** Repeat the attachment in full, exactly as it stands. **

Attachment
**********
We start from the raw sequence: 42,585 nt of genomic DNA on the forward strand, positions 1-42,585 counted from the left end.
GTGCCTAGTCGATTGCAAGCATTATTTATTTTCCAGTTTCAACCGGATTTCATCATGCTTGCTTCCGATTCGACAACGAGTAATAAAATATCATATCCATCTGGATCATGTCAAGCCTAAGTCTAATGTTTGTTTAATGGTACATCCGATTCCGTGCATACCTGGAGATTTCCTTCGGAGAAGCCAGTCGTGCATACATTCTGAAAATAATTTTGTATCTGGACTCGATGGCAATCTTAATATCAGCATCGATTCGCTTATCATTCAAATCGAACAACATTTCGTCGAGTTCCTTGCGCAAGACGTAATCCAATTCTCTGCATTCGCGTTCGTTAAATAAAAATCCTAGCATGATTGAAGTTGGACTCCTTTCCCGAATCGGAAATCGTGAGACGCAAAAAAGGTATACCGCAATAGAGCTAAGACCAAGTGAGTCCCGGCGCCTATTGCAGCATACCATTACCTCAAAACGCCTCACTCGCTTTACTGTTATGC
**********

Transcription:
We start from the raw sequence: 42,585 nt of genomic DNA on the forward strand, positions 1-42,585 counted from the left end.
GTGCCTAGTCGATTGCAAGCATTATTTATTTTCCAGTTTCAACCGGATTTCATCATGCTTGCTTCCGATTCGACAACGAGTAATAAAATATCATATCCATCTGGATCATGTCAAGCCTAAGTCTAATGTTTGTTTAATGGTACATCCGATTCCGTGCATACCTGGAGATTTCCTTCGGAGAAGCCAGTCGTGCATACATTCTGAAAATAATTTTGTATCTGGACTCGATGGCAATCTTAATATCAGCATCGATTCGCTTATCATTCAAATCGAACAACATTTCGTCGAGTTCCTTGCGCAAGACGTAATCCAATTCTCTGCATTCGCGTTCGTTAAATAAAAATCCTAGCATGATTGAAGTTGGACTCCTTTCCCGAATCGGAAATCGTGAGACGCAAAAAAGGTATACCGCAATAGAGCTAAGACCAAGTGAGTCCCGGCGCCTATTGCAGCATACCATTACCTCAAAACGCCTCACTCGCTTTACTGTTATGC